Funeral Parlor Sends Remains of Holocaust Survivor Through Mail – And They Get Lost

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postal serviceA funeral home has lost the ashes of a Holocaust survivor after posting them in the mail, a new court case claims.

Bertha Mueller died in her sleep at the age of 92 in Brooklyn, New York, on February 5 and was cremated days later.

Her daughter Daisy McFadden, 67, had to have the remains shipped and tracked from Walter B Cooke Funeral Home in Manhattan as she was in hospital recovering from back surgery.

But the delivery never arrived – and when McFadden inquired about them four weeks later, the funeral home insisted a postman left it by the front door.

‘I had no idea they use standard US Postal Service,’ McFadden told Daily Mail Online.

About 15 years later the family moved to Germany before McFadden got married and moved to America via Israel.

When her father died in 1986, McFadden – who has two sons and a daughter – invited her mother to come and live in their apartment in a brownstone in Brooklyn.

‘Those were the best years of my life,’ McFadden, who remarried in America, reminisced.

‘She was my best friend, we were together every second of every day. We were like two peas in a pod.’

Towards the end of Mueller’s life, she suffered from dementia.

‘I didn’t want to accept it at first. It started in 2004, but it wasn’t until about 2013 that I realized I had to start planning.

‘I organized and paid for her cremation years ago because I thought I would be too upset to handle it when the time came. I didn’t want to have to deal with the heartbreak and the hassle.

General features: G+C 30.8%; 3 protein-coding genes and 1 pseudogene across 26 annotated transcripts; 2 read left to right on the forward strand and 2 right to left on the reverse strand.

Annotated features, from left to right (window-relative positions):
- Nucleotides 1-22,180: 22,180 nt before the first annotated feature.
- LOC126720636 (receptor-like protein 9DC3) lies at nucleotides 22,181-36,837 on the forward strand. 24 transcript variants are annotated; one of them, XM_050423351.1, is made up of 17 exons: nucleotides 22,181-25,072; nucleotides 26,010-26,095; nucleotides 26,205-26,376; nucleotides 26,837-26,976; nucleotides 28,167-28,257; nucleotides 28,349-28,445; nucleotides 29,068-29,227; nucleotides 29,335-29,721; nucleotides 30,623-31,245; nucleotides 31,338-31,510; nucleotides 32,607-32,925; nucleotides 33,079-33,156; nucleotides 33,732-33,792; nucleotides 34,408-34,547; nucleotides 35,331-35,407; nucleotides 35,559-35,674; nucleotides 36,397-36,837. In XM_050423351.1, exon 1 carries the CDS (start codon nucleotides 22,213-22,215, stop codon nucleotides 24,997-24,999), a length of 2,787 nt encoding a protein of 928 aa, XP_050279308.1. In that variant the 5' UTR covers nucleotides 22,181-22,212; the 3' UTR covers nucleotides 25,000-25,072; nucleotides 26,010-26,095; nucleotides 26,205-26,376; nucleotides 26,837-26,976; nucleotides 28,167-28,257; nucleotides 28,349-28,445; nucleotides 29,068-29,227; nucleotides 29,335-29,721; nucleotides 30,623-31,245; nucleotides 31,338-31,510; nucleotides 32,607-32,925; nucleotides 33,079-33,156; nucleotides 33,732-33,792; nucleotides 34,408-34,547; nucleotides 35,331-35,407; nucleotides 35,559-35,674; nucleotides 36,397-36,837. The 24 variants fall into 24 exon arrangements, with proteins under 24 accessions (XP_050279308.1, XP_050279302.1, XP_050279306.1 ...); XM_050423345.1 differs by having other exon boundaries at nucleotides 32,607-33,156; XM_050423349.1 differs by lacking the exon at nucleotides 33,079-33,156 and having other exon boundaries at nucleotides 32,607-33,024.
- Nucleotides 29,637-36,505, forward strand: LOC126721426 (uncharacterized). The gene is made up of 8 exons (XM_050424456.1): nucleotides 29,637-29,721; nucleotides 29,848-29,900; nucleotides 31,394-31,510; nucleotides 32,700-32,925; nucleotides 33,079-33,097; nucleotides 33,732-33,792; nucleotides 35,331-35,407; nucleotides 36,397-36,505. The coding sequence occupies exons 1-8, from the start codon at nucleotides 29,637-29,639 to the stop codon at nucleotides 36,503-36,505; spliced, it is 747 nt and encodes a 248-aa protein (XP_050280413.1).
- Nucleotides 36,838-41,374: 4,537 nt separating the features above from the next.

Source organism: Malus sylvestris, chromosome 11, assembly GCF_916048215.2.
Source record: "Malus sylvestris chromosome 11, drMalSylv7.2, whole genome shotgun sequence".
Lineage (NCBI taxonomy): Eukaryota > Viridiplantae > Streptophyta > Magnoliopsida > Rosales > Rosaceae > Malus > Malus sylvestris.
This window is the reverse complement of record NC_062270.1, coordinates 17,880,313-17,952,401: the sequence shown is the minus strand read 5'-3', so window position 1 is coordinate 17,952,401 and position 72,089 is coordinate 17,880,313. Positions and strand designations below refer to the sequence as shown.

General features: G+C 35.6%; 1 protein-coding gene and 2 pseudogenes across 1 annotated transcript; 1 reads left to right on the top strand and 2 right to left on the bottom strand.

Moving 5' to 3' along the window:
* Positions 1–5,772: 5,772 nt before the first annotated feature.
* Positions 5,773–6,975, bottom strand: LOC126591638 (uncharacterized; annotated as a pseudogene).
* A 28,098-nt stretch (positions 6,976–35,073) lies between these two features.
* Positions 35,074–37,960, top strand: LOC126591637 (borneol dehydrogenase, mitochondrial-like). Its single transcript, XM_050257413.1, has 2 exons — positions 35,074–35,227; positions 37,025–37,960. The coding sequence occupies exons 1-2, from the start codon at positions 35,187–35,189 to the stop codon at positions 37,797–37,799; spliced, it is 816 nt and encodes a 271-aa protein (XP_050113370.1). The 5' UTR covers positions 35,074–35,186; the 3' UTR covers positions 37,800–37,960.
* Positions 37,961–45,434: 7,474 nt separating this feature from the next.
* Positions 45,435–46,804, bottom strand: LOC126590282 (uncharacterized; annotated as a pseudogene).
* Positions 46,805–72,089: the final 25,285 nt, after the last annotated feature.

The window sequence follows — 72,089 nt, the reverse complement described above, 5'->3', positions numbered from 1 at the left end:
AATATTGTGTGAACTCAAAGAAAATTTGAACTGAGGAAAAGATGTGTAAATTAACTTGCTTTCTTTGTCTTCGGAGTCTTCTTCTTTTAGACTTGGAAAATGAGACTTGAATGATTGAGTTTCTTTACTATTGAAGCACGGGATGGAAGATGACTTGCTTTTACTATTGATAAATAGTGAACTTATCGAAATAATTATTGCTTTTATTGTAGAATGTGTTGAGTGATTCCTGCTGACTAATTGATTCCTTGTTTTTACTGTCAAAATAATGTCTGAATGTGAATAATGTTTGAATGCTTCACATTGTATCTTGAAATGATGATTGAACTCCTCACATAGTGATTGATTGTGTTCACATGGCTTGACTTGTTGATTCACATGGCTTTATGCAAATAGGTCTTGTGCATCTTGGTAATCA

‘But now this has happened and I don’t know what to do.’

McFadden has hired a lawyer, James Greenberg, to file a lawsuit against Walter B Cooke Funeral Home to pressurize the firm into producing answers.

Though she originally wanted to take action against the postal service, a clause in the US Constitution means the service is not liable for lost untracked post.

The likely outcome, if McFadden’s case is successful, is a settlement.

‘I don’t care about money,’ she fumed. ‘I just want my mother’s remains. It is so upsetting.’

Walter B Cooke Funeral Home has yet to respond to Daily Mail Online’s request for a comment.┬áRead more: THE DAILY MAIL



  1. So terrible that she was cremated (I am not blaming the daughter, of course; much less am I blaming the way she was brought up; when survivors have children, it is already a miracle and a tremendous, boundless mitzvah) and of course I can understand the extra anguish of having the ashes lost.

    Perhaps it can give the family some comfort that, while she suffered the unthinkable and the unspeakable and was ultimately cremated and dispersed, she lived to 92, was able to have children and grandchildren, and died peacefully in her sleep. May they be comforted and of course, those responsible for the ashes misplacement (perhaps they can still be found?) should settle with a handsome compensation amount.


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